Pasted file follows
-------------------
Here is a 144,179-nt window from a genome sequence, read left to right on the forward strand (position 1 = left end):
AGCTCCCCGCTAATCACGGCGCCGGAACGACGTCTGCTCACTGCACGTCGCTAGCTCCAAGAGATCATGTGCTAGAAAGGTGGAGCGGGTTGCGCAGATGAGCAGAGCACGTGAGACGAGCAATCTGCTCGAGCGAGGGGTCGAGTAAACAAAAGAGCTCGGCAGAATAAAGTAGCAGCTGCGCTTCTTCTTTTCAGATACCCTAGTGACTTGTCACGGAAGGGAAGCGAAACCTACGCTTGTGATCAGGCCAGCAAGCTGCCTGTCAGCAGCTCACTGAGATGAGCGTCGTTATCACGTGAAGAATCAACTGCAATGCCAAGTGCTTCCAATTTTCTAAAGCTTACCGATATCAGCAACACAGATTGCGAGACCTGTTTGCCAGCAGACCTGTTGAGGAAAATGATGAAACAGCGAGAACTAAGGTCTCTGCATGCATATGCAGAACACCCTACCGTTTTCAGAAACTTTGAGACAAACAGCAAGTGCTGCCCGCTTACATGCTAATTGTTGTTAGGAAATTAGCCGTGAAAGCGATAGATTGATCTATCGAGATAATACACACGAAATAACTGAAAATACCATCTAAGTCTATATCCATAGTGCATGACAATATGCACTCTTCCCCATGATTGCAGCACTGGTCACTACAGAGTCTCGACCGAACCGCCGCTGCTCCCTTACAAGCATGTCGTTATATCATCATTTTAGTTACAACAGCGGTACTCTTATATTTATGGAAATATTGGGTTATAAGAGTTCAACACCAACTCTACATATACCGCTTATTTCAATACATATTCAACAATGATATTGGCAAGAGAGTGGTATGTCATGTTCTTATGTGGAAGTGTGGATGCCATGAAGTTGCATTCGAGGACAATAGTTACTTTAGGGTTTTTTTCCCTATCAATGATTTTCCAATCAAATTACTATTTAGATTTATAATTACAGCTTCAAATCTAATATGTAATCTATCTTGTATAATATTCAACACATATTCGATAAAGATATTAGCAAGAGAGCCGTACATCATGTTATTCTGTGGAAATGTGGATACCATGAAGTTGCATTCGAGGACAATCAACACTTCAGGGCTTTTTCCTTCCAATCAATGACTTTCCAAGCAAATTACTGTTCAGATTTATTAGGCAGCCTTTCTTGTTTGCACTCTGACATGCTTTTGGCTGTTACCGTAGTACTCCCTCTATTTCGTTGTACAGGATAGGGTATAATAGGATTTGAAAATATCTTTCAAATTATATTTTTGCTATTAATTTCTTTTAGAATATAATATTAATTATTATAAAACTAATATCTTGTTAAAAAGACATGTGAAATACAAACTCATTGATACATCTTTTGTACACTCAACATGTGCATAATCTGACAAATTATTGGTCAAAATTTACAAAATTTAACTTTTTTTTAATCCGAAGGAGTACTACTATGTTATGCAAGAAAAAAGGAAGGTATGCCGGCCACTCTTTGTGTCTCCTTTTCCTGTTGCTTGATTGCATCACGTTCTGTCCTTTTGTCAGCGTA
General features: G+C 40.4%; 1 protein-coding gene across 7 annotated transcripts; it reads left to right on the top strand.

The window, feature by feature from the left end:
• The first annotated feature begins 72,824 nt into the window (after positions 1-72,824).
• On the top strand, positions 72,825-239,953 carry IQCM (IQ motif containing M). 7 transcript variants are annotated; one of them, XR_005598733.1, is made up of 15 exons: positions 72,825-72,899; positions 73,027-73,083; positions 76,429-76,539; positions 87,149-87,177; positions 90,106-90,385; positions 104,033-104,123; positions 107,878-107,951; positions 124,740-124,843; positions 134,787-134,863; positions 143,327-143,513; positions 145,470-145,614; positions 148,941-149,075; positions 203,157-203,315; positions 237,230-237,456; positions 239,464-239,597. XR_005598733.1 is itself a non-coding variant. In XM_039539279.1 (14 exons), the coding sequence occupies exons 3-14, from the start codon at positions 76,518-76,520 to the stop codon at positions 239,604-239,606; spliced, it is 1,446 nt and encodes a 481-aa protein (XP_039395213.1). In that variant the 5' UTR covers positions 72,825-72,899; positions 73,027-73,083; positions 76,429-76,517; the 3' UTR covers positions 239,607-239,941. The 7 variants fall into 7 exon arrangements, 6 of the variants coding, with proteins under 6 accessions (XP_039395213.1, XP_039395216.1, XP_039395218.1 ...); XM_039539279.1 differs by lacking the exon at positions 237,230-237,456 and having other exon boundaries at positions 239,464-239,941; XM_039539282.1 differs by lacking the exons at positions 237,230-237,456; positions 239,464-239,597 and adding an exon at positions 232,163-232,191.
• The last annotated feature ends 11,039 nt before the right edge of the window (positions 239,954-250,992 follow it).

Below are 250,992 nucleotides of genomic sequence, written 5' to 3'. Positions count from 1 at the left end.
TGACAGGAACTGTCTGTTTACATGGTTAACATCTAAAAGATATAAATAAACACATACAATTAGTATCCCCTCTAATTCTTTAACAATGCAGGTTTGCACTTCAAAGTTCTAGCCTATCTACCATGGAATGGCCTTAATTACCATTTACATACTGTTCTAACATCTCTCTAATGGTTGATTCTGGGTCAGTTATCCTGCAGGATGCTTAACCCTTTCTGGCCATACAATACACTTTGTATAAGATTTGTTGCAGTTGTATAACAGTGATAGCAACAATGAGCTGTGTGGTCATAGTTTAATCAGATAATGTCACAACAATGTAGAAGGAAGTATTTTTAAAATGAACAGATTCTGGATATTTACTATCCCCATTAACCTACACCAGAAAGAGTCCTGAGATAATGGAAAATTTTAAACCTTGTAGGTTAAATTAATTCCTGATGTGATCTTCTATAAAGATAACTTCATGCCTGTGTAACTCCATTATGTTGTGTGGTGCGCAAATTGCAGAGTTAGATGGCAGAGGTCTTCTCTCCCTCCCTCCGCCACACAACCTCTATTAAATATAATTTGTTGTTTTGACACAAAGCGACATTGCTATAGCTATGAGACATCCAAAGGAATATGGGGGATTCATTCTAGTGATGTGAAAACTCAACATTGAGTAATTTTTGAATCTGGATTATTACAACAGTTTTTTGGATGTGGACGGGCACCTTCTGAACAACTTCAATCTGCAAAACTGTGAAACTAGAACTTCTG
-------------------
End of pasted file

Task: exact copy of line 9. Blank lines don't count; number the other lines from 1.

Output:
TGACAGGAACTGTCTGTTTACATGGTTAACATCTAAAAGATATAAATAAACACATACAATTAGTATCCCCTCTAATTCTTTAACAATGCAGGTTTGCACTTCAAAGTTCTAGCCTATCTACCATGGAATGGCCTTAATTACCATTTACATACTGTTCTAACATCTCTCTAATGGTTGATTCTGGGTCAGTTATCCTGCAGGATGCTTAACCCTTTCTGGCCATACAATACACTTTGTATAAGATTTGTTGCAGTTGTATAACAGTGATAGCAACAATGAGCTGTGTGGTCATAGTTTAATCAGATAATGTCACAACAATGTAGAAGGAAGTATTTTTAAAATGAACAGATTCTGGATATTTACTATCCCCATTAACCTACACCAGAAAGAGTCCTGAGATAATGGAAAATTTTAAACCTTGTAGGTTAAATTAATTCCTGATGTGATCTTCTATAAAGATAACTTCATGCCTGTGTAACTCCATTATGTTGTGTGGTGCGCAAATTGCAGAGTTAGATGGCAGAGGTCTTCTCTCCCTCCCTCCGCCACACAACCTCTATTAAATATAATTTGTTGTTTTGACACAAAGCGACATTGCTATAGCTATGAGACATCCAAAGGAATATGGGGGATTCATTCTAGTGATGTGAAAACTCAACATTGAGTAATTTTTGAATCTGGATTATTACAACAGTTTTTTGGATGTGGACGGGCACCTTCTGAACAACTTCAATCTGCAAAACTGTGAAACTAGAACTTCTG